We have long thought about potential as being a set of individual traits: your creativity, your skills your intelligence.
But thanks to exciting new research combining neuroscience and psychology with Big Data, we now know that our potential is not limited by what we alone can achieve. Instead, it is determined by how we complement, contribute to, and benefit from the abilities and achievements of people around us.
When we – as individuals, leaders, and parents – chase only individual achievement, we leave vast sources of potential untapped. But once we put “others” back into the equation, and work to make others better, we ignite a Virtuous Cycle of cascading successes that amplify our own.
The dramatic shifts in how we approach work today demand an equally dramatic shift in our approach to success.
Here, Achor offers a new path. Drawing on cutting-edge original research, as well as his work with nearly half of the Fortune 100 and with places like NASA, the NFL and the NBA, he walks us through five actionable steps towards achieving our Big Potential to thrive in the modern world.
About Shawn Achor
After spending twelve years at Harvard University, Shawn Achor has become one of the world’s leading experts on the connection between happiness and success. His research on happiness made the cover of Harvard Business Review, his TED talk is one of the most popular of all time with over 13 million views, and his lecture airing on PBS has been seen by millions. Shawn has worked with over a third of the Fortune 100 companies, and lectured in more than 50 countries speaking to CEOs in China, senior leaders at the Pentagon, schoolchildren in South Africa, and farmers in Zimbabwe. His Happiness Advantage training is the largest and most successful positive psychology corporate training program to date in the world.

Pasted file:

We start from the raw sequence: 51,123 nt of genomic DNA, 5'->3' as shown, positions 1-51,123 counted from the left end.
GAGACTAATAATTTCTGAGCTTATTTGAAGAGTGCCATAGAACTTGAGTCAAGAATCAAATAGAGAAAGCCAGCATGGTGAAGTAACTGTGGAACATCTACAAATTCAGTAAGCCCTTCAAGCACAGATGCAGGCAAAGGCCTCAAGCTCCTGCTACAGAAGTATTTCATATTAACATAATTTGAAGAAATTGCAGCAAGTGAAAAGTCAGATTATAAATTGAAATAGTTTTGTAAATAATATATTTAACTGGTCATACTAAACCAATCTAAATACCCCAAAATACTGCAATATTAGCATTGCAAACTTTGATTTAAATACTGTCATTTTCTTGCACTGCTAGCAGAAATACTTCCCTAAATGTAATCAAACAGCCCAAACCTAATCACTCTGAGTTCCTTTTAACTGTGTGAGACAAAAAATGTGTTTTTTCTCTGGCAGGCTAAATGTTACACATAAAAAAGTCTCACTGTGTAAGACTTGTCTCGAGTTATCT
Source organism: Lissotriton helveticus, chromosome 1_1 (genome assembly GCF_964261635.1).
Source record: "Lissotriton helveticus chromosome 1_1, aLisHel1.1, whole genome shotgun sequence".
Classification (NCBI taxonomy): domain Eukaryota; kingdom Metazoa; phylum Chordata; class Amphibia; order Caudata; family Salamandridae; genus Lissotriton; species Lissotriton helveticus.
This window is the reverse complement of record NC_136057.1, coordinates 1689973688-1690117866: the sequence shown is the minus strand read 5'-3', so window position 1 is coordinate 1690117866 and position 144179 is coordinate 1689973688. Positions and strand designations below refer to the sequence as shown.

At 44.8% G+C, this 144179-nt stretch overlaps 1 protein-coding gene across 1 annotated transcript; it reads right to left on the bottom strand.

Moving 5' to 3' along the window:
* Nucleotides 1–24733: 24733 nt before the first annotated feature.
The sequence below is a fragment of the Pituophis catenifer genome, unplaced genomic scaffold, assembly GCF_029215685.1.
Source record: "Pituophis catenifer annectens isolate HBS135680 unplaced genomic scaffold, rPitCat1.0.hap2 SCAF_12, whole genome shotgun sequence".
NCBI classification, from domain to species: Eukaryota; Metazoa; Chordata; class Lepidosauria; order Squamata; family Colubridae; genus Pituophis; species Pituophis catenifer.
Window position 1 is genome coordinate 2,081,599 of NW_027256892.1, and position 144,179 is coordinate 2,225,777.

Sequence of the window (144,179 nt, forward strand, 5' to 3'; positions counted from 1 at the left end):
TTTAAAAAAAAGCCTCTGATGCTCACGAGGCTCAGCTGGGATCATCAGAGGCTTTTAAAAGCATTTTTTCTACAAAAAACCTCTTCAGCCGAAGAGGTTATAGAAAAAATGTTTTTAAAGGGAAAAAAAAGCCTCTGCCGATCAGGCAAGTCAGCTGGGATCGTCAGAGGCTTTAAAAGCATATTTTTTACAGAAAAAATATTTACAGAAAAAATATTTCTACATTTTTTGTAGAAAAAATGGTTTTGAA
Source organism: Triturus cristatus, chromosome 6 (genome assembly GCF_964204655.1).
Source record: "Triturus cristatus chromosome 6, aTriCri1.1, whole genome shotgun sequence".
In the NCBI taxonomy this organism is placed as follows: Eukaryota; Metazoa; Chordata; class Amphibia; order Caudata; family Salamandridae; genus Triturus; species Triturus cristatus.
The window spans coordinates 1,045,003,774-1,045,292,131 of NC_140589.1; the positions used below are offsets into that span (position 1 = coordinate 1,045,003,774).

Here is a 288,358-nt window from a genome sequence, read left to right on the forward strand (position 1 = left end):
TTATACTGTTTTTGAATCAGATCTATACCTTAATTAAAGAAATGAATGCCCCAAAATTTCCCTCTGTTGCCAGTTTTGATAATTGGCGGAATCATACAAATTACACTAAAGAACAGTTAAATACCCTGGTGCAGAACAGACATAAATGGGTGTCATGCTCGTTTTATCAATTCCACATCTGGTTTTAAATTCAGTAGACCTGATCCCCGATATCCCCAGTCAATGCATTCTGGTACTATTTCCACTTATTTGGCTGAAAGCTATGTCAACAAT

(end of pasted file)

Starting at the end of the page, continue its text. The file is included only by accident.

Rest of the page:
Shawn is the author of New York Times best-selling books The Happiness Advantage (2010) and Before Happiness (2013), as well as Ripple’s Effect and The Orange Frog. Shawn was published in the top psychology journal last year for the work he did at UBS in partnership with Yale University to create a more effective stress training. And he recently did a two-hour interview with Oprah at her house discussing happiness research and perception of success.